Sly wasn’t the only one perfecting the montage in sports flicks. Sports with long seasons (i.e. baseball) or high number of matches (golf) gen-ed up competitions, accelerating the pace by cutting to victories (or defeats), getting the heroes where they needed to be with the viewer(s). Think of Happy Gilmore collecting all those big-little checks to save Grandma.
And now that I think about it, the epic opening montage show all of Happy’s training jobs. That counts, right?
Finding Forrester Checklist #1:
✅ If Major League’s accelerated season winning streak montage counts, we gotta check off Finding Forrester’s quick run through their season and playoffs to get the viewer to the State Championship.
2. Is this an Underdog, Come-from-behind, Upset City Scenario?
Tough to name a sports movie that is not an underdog story. A story about someone who we know is going to win just isn’t fun. It took a bevy of washed up cartoon characters forming a team of galactic mon-stars for us to believe Michael Jordan could actually lose in Space Jam. While there are many different ways to paint the underdog, come-from-behind story, they all share the theme of doubt from an athlete/team/coach, or a heavy, external force weighing them down.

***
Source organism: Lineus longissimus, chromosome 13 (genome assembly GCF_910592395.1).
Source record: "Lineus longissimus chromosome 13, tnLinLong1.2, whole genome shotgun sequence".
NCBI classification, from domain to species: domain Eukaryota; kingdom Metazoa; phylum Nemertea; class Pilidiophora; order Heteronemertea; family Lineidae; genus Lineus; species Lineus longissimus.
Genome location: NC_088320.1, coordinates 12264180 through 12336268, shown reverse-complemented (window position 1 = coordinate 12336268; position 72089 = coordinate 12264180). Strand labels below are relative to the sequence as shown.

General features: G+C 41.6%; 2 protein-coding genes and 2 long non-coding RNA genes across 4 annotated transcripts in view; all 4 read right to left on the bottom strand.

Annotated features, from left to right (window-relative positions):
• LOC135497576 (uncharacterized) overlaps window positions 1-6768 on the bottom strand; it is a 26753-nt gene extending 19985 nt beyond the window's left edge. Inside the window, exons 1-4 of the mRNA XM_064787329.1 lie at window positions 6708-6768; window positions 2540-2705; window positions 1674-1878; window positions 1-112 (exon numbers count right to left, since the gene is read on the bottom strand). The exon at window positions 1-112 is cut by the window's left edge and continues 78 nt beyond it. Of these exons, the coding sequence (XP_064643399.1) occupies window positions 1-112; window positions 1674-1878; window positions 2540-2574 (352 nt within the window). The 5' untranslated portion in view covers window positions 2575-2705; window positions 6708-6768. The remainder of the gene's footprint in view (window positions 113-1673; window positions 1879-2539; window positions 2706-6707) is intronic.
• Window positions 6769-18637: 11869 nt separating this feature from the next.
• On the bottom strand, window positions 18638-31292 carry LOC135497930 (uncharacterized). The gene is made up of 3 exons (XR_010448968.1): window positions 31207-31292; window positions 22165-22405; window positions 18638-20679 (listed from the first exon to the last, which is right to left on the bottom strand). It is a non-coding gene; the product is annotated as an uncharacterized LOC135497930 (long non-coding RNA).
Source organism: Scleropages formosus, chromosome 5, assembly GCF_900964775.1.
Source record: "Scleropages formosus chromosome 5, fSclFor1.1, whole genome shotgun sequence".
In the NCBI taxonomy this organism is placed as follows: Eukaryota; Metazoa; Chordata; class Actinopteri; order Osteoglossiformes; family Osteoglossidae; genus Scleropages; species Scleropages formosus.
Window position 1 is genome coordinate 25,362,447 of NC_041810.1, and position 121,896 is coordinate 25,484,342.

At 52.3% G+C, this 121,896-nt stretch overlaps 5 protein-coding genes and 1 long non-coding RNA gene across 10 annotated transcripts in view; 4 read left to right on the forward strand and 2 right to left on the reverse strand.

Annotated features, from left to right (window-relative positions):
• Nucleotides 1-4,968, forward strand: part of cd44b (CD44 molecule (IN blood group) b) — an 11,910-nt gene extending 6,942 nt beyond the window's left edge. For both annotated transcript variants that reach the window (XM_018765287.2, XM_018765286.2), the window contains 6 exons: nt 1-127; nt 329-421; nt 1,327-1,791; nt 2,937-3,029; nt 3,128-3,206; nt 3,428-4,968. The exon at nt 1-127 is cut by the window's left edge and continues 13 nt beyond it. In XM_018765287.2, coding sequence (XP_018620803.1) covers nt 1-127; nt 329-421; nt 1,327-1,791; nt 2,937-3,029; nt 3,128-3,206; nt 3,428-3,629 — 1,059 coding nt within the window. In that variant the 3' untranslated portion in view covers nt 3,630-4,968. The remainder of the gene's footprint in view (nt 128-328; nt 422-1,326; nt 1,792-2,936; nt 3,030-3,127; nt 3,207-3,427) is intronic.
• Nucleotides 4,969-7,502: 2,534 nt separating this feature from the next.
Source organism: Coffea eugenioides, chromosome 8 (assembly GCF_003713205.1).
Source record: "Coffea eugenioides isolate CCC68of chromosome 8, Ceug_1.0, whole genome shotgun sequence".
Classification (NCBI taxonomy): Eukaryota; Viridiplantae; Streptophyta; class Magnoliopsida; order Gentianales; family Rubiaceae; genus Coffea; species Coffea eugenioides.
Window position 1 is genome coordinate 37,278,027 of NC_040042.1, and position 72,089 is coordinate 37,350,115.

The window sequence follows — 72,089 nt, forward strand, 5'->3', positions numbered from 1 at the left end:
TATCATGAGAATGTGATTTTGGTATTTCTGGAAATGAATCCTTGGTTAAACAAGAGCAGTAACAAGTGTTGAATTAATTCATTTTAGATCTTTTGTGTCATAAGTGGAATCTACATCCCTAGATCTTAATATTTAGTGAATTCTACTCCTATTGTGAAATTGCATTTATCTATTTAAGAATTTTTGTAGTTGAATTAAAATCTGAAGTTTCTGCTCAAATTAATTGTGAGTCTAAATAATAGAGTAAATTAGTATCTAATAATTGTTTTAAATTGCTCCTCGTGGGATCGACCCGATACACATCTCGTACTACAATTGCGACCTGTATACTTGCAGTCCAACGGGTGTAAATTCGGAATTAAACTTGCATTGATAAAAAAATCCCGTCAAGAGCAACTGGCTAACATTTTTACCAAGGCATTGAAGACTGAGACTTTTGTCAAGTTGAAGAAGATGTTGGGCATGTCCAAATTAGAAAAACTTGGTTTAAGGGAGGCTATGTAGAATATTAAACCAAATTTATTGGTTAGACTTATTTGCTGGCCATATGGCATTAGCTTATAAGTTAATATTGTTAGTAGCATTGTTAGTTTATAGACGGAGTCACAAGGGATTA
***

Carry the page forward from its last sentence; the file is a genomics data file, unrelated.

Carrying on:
Magic really happens when the underdog story is based on a real life event. Don’t get me wrong, I love Emilio, the Mighty Duck man, but there is no comparing D2 to the Kurt Russell-Herb Brooks powerhouse of 1980 miracle on ice, Miracle.
I could go on. And I will.
Moneyball, The Blind Spot, Friday Night Lights (the movie, not the TV show. Fight me.), and Glory Road hit a little harder because we know they’re real(-ish), and embrace reliving their story.
Finding Forrester Checklist #2:
✅ Rob Brown’s Jamal is an underdog, not only as he joins the new school’s team that already has a star, but also taking on his new writing teacher in the classroom.
3. Can the Actors Actually Look Like They Can Play the Sport?
As our friends Matt Stone and Trey Parker from Baseketball so eloquently put it: